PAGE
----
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whom I leave behind in a very tender age. Ilament tot, my father and my mother, whom I have long maintained by hunting. Them, however, I recommend to the French since, on their account, I now fall a sacrifice.
7. Scarcely had he finished this short and pathetic ha: sangue, when the old father, struck with the filial affection oi his son, arose, and thus addressed himself to his audience.
8. “My son is doomed to death; but he is young and vigorous, and more capable than 1, to support his mother, his wise, and four infant children. It is necessary, then that he remain upon the earth to protect and provide for them. As for me, who draw towards the end of my career, I have lived long enough. May my son attain to my age, that he may bring up my tender infants. I am no longer good for any thing; a few years more or less, are to me of small importance. I have lived as a man.
I will die as a I therefore take the place of my son." 9. At theşe words, which expressed his parental love and greatness of scul in the most touching manner, his wife, his son, his daughter inlaw, and the little infants, melted into tears around this brave, this generous old man. He embraced them for the last time, exhorted them to be ever faithful to the French, and to die rather than betray them by any mean treachery unworthy of his blood. “My death, concluded he, 'I consider necessary for the safety of the nation, and I glory in the sacrifice."
10. Having thus delivered himself he presented his head to the kinsman of the deceased Chactaw; and they accepted it. He then extended himself over the trunk of a tree, when with a hatchet, they severed his head from his body.
EXTRACT FROM THE SPEECH OF THE IRISH ORATOR, PHILLIPSY
HE mention of America has never failed to fill me with the most lively emotions, In earliest infancy
that tender season, when impressions, at oncc the most permanent, and the most powerful, are likely to be excited, the story of her then recent struggle raised a throb in every heart that loved liberty, and wrung a reluctant tribute even from discomfited oppression.
2. I saw her spurning the luxuries that would enervate, and the legions that would intimidate; dashing from her lips the poisoned cup of European servitude, and through all the vicitudes of her protracted conflict, displaying a magnanimity that defied misfortune, and a moderation that gave new grace to victory. It was the first vision of my childhood, it will descend with me to the grave.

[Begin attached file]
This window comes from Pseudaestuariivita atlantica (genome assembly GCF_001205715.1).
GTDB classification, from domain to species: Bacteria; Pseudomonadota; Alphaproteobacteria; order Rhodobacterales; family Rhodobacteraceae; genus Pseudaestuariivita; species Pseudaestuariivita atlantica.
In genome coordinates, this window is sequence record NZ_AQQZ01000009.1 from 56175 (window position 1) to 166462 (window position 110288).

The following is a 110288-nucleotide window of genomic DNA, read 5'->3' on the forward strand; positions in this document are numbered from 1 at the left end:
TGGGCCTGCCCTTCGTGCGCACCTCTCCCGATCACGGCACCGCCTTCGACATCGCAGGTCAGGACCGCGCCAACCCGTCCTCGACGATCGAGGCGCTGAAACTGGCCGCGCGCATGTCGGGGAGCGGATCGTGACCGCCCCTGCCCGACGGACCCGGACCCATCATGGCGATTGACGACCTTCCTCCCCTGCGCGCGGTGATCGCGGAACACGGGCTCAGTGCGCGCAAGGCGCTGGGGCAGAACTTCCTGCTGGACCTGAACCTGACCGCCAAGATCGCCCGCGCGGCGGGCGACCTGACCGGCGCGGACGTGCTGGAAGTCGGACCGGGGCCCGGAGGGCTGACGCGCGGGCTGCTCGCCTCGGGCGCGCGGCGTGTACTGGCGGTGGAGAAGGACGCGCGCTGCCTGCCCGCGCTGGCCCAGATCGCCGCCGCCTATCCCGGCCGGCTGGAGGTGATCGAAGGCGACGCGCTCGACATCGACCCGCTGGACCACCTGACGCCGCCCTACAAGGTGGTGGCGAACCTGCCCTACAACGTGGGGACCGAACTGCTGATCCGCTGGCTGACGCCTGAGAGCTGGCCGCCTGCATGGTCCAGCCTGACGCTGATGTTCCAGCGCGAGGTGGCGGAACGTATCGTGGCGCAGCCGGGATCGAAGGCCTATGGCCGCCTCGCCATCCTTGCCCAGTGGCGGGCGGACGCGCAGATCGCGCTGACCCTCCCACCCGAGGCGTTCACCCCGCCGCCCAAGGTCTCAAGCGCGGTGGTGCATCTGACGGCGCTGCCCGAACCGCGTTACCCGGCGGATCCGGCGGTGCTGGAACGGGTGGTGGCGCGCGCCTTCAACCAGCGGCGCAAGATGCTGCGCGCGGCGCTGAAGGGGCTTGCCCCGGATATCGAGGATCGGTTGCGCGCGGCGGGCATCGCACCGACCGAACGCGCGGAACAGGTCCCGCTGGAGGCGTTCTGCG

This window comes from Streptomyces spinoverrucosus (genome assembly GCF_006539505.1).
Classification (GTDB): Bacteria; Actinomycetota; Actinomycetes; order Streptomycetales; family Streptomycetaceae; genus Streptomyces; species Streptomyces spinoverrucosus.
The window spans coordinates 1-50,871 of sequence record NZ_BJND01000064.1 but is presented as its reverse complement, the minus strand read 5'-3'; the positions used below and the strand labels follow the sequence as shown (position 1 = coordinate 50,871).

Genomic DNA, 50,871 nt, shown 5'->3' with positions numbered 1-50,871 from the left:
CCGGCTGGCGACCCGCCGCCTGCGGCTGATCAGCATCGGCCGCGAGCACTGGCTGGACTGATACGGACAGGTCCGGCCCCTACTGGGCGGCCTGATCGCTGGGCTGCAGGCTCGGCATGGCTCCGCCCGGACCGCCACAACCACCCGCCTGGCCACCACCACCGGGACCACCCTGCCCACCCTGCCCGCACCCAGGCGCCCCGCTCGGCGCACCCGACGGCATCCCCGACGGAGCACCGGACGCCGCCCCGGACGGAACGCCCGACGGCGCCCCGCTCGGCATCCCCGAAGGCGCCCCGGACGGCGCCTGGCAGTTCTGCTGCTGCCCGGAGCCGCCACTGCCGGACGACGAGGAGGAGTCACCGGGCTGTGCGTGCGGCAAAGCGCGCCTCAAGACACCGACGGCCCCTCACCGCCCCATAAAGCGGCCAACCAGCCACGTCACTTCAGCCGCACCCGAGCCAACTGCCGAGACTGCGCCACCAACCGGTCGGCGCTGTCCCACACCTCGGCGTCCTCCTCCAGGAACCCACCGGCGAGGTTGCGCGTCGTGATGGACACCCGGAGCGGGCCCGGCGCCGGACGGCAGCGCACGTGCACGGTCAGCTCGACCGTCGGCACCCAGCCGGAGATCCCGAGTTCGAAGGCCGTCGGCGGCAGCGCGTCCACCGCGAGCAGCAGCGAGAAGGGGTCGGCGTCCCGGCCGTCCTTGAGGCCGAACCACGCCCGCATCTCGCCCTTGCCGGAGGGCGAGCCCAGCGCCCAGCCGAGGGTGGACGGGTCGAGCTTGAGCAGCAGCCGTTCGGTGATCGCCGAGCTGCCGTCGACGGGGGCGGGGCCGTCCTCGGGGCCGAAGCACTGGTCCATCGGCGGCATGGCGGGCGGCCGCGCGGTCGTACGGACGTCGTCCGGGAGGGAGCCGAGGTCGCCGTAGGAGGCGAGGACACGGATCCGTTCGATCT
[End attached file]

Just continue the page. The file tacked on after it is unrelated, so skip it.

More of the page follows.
3. But if, as a man, I venerate the mention of America, what must be my feelings towards her as an Irishman! Never, while memory remains, can Ireland forget the home of her emigrant, and the asylum of her exile. No matter whether their sorrows were real or imaginary, that must be reserved for the scrutiny of those whom the lar:se of time shall acquit of rtiality.
4. It is for the men of other ages to investigate and record it; but surely it is for the men of every age ro hail the hospitality that received the shelterless, and love the feeling that befriended the unfortunate. Search creation round, where can you find a country that presents so sublime a view, so interesting an anticipation?
5. The oppressed of all countries, the martyrs of every creed, the innocent victim of despotic arrogance or superstitious frenzy may there find refuge; his industry encounged, his piety respected, his ambition animated; with no restraint but those laws which are the same to all, and no distinction, but that which his merit may originate.
6. Who can deny that the existence of such a country presents a subject for human congratulation! who can deny that its gigantic advancer ent offers a field for the most rational conjecture. Who shall say that when, in its follies or its crimes, the old world may have interred all the pride of its power, and all the pomp of its civilization, human nature may not find its destined renovation in the new!
7. For myself, I have no doubt of it I have not the least doubt that when our temples and our trophies shall have mouldered into dust! when the glories of our name shall be
but the legend of tradition, philosophy will rise again in the sky of her Franklin, and giory rekindle at the urn of her WASHINGTON,
8. Is this the vision of a romantic fancy? Is it even improbable? Is it half so improbable as the events which for the last twenty years have rolled like successive tides over the surface of the European world, each erasing the impresssion that preceded it.
9. Thousands upon thousands, Sir, I know there are, whe will consider this supposition as wild and whimsical; but they have dwelt with but little reflection upon the records of the past. They have but ill observed the never ceasing progress of national rise and national ruin.
10. They form their judgment on the deceitful stability of the present hour, never considering thc innumerable monarchies and republics in former days, apparently as permanent, whose very existence is now become a subject of speculation, I had almost said of scepticism.